Belinsky, Lifshitz, and Khalatnikov (BLK) [32, 33] and Misner [119] discovered that the Einstein equations in the vacuum homogeneous Bianchi type IX (or Mixmaster) cosmology exhibit complex behavior and are sensitive to initial conditions as the Big Bang singularity is approached. In particular, the solutions near the singularity are described qualitatively by a discrete map [30, 32] representing different sequences of Kasner spacetimes

with time changing exponents , but otherwise constrained by . Because this discrete mapping of Kasner epochs is chaotic, the Mixmaster dynamics is presumed to be chaotic as well.Mixmaster behavior can be studied in the context of Hamiltonian dynamics, with a Hamiltonian [120]

and a semi-bounded potential arising from the spatial scalar curvature (whose level curves are plotted in Figure 3) where and are the scale factor and anisotropies, and and are the corresponding conjugate variables. A solution of this Hamiltonian system is an infinite sequence of Kasner epochs with parameters that change when the phase space trajectories bounce off the potential walls, which become exponentially steep as the system evolves towards the singularity. UpdateSome of the earliest numerical simulations of this dynamical system were performed by Matzner, Shepley, and Warren [116], and Moser, Matzner and Ryan [123] who followed phase space trajectories and provided examples of solutions for various initial conditions and special cases. Several, more recent, numerical calculations of the equations arising from Equations (3) and (4) have indicated that the Liapunov exponents of the system vanish, in apparent contradiction with the discrete maps [53, 89], and putting into question the characterization of Mixmaster dynamics as chaotic. However, it has since been shown that the usual definition of the Liapunov exponents is ambiguous in this case as it is not invariant under time reparametrizations, and that with a different time variable one obtains positive exponents [35, 73]. Also, coordinate independent methods using fractal basin boundaries to map basins of attraction in the space of initial conditions indicates Mixmaster spacetimes to be chaotic [64].

Although BLK conjectured that local Mixmaster oscillations might be the generic behavior for singularities in more general classes of spacetimes [33], it is only recently that this conjecture has begun to be supported by numerical evidence (see Section 3.1.2 and [37]).

As noted in Section 3.1.1, an interesting and important issue in classical cosmology is whether or not the generic Big Bang singularity is locally of a Mixmaster or BLK type, with complex oscillatory behavior as the singularity is approached. Many of the Bianchi models, including the Kasner solutions (2), are characterized by either open or no potentials in the Hamiltonian framework [141], and exhibit essentially monotonic or Asymptotically Velocity Term Dominated (AVTD) behavior.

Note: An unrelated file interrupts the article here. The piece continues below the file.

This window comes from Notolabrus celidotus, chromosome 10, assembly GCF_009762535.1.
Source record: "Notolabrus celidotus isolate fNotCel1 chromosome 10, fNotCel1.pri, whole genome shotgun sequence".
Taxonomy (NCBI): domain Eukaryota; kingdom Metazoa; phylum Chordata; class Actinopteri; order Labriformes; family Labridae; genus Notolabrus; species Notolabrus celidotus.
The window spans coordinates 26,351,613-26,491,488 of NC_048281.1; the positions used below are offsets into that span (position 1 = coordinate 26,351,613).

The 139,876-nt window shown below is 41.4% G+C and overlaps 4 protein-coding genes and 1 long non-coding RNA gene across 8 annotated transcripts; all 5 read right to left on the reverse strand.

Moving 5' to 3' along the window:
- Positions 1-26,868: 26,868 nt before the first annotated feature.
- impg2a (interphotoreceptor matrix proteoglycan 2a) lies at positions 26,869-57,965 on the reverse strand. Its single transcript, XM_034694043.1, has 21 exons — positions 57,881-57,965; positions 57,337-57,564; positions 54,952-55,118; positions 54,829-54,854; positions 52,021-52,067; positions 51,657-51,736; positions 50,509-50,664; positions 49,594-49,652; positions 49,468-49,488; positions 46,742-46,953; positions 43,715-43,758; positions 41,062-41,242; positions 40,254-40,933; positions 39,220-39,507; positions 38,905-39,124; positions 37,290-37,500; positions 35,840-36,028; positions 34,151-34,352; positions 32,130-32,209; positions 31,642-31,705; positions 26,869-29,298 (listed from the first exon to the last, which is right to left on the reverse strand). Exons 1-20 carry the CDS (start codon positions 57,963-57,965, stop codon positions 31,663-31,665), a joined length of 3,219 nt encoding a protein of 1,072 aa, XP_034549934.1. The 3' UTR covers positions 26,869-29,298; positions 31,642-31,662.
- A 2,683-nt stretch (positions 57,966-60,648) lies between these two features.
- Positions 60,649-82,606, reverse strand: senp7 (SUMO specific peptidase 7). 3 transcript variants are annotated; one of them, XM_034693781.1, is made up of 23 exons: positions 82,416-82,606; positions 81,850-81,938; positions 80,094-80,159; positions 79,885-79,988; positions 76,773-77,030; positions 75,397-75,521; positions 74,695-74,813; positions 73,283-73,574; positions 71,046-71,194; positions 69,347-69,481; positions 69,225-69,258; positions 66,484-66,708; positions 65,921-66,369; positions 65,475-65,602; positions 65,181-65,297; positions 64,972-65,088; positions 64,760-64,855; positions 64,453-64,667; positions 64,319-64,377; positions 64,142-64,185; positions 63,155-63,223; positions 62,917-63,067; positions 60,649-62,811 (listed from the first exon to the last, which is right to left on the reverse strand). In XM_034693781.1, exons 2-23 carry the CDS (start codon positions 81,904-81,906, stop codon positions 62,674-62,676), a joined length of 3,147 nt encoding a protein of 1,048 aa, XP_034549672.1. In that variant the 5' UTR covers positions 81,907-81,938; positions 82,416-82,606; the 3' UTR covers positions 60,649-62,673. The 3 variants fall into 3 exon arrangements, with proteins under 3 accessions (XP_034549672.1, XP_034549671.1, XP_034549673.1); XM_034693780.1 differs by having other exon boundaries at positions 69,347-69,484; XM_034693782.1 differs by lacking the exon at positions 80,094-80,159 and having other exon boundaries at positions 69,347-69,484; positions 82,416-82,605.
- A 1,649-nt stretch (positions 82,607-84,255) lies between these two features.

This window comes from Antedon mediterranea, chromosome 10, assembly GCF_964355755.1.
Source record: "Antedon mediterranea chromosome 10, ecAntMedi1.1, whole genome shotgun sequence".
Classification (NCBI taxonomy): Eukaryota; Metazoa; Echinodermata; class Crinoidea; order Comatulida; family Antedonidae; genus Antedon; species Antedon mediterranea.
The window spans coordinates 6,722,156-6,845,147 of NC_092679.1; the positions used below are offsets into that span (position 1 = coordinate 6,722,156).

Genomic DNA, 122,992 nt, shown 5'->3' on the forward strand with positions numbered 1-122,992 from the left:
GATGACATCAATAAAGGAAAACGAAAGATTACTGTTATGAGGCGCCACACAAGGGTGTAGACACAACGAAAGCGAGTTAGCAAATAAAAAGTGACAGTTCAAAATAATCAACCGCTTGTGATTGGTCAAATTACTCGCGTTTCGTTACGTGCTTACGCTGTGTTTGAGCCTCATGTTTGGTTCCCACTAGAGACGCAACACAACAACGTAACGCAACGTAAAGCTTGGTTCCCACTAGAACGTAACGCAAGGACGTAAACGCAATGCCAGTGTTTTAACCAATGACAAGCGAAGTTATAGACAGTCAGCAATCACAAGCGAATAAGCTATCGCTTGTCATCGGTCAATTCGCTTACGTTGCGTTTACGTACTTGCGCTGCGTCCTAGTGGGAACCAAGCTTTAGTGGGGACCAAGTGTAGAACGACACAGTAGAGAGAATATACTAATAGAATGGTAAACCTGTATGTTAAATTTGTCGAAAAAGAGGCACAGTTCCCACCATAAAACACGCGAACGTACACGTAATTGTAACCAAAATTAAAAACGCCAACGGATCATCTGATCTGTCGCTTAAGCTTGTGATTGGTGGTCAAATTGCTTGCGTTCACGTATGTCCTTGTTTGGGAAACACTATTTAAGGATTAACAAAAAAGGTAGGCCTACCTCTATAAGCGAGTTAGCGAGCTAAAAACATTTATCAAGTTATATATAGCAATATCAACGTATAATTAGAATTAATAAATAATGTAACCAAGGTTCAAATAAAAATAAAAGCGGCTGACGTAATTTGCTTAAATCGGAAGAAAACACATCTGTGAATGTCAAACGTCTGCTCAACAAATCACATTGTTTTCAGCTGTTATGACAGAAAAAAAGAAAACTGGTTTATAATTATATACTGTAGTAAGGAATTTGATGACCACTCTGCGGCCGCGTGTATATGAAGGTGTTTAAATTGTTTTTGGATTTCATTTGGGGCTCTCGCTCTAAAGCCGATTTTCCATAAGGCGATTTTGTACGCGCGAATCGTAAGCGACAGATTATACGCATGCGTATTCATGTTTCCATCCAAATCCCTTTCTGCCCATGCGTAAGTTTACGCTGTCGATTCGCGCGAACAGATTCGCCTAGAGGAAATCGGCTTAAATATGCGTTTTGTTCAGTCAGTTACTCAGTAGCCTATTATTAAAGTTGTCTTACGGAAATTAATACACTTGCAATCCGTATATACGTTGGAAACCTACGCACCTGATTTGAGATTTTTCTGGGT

Considering inhomogeneous spacetimes, Isenberg and Moncrief [98] proved that the singularity in the polarized Gowdy model is AVTD type, as are more general polarized symmetric cosmologies [38]. Early numerical studies using symplectic methods confirmed AVTD behavior and found no evidence of BLK oscillations, even in spacetimes with symmetry [36] (although there were concerns about the solutions due to difficulties in resolving steep spatial gradients near the singularity [36], which were addressed later by Hern and Stewart [87] for the Gowdy models).

However, Weaver et al. [160] established the first evidence through numerical simulations that Mixmaster dynamics can occur in a class of inhomogeneous spacetimes which generalize the Bianchi type model with a magnetic field and two-torus symmetry. Berger and Moncrief [41, 42] also demonstrated that symmetric vacuum cosmologies exhibit local Mixmaster dynamics consistent with the BLK conjecture, despite numerical difficulties in resolving steep gradients (which they managed by enforcing the Hamiltonian constraint and spatially averaging the solutions). Another more recent example supporting the BLK conjecture is provided by Garfinkle [79], who finds local oscillating behavior approaching the singularity in closed vacuum (but otherwise generic) spacetimes with no assumed symmetry in the initial data.

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